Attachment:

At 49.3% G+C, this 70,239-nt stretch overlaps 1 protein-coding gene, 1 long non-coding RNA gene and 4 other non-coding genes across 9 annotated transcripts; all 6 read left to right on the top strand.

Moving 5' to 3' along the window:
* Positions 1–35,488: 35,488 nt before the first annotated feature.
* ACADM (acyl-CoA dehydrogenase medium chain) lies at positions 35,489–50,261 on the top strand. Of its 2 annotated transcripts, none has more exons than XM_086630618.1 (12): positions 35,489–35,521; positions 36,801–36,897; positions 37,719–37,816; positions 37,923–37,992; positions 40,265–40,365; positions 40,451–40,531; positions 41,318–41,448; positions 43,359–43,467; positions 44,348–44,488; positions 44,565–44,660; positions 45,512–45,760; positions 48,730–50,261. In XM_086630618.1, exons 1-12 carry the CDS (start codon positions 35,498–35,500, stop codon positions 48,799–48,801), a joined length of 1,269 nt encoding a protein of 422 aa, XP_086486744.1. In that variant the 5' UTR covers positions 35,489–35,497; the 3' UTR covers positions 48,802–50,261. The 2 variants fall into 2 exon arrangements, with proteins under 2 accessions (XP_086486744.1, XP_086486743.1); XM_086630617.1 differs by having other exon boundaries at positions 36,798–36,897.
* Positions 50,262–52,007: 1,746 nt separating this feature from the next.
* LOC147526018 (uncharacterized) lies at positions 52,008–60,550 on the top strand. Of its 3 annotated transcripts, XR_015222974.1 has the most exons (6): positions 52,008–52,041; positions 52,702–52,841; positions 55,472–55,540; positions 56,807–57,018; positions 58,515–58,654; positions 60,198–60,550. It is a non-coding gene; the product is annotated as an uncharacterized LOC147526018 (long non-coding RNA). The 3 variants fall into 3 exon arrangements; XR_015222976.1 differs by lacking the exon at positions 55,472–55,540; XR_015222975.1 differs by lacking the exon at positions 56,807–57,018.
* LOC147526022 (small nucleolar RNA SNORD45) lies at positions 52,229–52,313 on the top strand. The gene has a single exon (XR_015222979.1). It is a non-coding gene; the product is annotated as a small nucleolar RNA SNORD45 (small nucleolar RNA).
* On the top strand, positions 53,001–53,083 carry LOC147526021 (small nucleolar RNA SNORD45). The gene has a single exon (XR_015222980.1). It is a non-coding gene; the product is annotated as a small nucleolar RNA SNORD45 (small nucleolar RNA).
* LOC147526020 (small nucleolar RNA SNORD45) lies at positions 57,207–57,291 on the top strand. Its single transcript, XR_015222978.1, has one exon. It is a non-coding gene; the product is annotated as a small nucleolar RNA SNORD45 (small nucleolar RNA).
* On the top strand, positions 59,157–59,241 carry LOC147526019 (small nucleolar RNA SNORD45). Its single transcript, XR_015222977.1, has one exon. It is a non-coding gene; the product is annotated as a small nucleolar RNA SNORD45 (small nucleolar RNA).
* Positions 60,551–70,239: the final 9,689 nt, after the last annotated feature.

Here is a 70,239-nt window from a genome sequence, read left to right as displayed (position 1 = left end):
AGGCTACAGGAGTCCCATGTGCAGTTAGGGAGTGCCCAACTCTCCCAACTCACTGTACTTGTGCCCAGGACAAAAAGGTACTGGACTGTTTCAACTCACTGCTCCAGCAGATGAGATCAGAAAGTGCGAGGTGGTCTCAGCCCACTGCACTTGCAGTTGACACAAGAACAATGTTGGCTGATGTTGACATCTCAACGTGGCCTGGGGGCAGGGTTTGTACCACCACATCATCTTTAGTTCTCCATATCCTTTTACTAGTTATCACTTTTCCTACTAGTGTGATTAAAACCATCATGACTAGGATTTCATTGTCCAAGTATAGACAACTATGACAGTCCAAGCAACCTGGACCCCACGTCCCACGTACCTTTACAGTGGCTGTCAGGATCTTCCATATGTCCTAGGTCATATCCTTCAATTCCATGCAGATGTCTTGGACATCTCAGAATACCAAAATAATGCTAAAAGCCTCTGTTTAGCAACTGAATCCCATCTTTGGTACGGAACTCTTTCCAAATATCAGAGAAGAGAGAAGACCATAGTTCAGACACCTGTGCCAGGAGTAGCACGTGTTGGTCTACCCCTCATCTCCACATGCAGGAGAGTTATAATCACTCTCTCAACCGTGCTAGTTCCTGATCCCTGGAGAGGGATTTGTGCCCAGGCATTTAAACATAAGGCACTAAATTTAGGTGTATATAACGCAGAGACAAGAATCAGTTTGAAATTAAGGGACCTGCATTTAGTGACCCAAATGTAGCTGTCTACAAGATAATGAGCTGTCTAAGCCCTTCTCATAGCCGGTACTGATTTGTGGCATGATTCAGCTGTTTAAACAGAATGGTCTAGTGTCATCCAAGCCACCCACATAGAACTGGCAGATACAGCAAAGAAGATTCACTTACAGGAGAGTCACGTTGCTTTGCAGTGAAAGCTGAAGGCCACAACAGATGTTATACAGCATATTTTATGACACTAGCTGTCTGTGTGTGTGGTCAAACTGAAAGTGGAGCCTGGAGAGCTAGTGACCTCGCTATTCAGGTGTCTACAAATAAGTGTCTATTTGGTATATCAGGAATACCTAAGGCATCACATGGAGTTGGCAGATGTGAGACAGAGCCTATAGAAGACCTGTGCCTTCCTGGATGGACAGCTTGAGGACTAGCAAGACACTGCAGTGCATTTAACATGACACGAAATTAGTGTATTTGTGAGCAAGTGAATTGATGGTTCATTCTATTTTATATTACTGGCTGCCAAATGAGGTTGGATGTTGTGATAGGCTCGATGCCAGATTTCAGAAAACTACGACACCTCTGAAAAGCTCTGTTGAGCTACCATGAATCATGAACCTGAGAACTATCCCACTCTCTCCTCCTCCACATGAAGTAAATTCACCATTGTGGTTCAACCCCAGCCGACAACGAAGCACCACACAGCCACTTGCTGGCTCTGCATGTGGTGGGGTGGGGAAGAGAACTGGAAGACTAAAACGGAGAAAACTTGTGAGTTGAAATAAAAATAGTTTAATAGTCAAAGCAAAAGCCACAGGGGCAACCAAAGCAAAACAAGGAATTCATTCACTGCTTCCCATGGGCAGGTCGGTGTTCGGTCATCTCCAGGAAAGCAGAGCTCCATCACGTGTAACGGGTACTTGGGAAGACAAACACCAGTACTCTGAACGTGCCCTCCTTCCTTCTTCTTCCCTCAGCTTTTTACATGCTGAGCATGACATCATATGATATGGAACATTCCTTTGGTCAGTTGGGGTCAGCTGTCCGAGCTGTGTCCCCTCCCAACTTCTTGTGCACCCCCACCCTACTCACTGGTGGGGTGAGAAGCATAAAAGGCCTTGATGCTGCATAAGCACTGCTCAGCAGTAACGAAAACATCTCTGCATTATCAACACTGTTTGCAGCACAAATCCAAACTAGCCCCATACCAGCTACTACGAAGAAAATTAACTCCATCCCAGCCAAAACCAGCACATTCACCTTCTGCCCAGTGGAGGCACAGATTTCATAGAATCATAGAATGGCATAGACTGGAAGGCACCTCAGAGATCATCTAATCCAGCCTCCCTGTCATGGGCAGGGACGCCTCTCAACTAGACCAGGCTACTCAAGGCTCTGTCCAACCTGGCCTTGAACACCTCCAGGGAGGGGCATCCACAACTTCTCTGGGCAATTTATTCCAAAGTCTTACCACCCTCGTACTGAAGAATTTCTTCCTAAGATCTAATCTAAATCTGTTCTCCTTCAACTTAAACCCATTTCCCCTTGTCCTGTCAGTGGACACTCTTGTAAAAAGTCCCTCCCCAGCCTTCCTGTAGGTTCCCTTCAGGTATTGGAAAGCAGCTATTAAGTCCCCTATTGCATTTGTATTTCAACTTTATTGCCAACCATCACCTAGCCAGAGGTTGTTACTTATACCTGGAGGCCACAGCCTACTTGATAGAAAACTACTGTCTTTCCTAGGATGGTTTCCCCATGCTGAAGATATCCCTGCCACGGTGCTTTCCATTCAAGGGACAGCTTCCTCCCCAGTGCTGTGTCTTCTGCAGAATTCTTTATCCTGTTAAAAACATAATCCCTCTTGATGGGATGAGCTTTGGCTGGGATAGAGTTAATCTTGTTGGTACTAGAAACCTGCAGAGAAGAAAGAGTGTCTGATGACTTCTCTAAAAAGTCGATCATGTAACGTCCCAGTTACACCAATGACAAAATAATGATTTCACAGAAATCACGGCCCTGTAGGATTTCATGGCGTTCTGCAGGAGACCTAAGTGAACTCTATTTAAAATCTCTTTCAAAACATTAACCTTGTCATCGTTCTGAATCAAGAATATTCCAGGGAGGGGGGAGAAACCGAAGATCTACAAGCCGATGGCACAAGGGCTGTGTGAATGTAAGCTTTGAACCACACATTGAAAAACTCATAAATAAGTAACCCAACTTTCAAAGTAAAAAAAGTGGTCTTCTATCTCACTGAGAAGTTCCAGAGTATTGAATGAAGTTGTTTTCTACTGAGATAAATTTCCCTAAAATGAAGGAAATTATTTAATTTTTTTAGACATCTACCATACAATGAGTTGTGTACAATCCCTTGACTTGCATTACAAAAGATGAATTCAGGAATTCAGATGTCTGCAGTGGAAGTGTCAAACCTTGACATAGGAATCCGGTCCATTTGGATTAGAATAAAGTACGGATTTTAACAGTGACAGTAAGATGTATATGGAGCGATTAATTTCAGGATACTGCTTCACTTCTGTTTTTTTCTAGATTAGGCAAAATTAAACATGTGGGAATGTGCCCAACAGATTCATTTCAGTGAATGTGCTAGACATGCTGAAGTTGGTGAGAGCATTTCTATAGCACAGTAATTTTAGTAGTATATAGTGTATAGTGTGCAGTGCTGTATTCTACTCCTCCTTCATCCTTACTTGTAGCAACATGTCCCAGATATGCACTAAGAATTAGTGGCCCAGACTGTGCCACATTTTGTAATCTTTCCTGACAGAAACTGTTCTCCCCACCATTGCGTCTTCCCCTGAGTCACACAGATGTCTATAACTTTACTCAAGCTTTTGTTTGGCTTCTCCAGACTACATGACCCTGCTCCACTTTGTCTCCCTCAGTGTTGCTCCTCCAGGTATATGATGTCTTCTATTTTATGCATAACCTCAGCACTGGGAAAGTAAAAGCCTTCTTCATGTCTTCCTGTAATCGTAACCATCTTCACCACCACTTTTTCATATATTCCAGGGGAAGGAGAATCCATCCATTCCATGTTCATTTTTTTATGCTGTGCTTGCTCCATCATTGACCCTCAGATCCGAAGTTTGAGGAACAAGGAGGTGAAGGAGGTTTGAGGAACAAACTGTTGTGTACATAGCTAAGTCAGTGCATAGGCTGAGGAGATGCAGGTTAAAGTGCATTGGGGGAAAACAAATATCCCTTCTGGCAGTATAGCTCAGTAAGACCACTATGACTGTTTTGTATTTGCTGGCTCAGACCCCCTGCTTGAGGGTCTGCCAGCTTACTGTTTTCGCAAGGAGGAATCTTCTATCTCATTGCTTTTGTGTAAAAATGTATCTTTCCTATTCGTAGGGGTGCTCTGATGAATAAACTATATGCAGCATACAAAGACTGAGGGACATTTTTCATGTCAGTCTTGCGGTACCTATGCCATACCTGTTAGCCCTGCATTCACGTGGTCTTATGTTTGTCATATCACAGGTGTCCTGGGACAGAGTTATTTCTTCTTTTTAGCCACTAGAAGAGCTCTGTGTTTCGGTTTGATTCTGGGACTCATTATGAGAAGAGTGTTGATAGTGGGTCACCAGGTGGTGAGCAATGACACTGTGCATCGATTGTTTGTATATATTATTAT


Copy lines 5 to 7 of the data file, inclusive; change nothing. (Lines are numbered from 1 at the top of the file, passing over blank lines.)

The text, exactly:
* Positions 50,262–52,007: 1,746 nt separating this feature from the next.
* LOC147526018 (uncharacterized) lies at positions 52,008–60,550 on the top strand. Of its 3 annotated transcripts, XR_015222974.1 has the most exons (6): positions 52,008–52,041; positions 52,702–52,841; positions 55,472–55,540; positions 56,807–57,018; positions 58,515–58,654; positions 60,198–60,550. It is a non-coding gene; the product is annotated as an uncharacterized LOC147526018 (long non-coding RNA). The 3 variants fall into 3 exon arrangements; XR_015222976.1 differs by lacking the exon at positions 55,472–55,540; XR_015222975.1 differs by lacking the exon at positions 56,807–57,018.
* LOC147526022 (small nucleolar RNA SNORD45) lies at positions 52,229–52,313 on the top strand. The gene has a single exon (XR_015222979.1). It is a non-coding gene; the product is annotated as a small nucleolar RNA SNORD45 (small nucleolar RNA).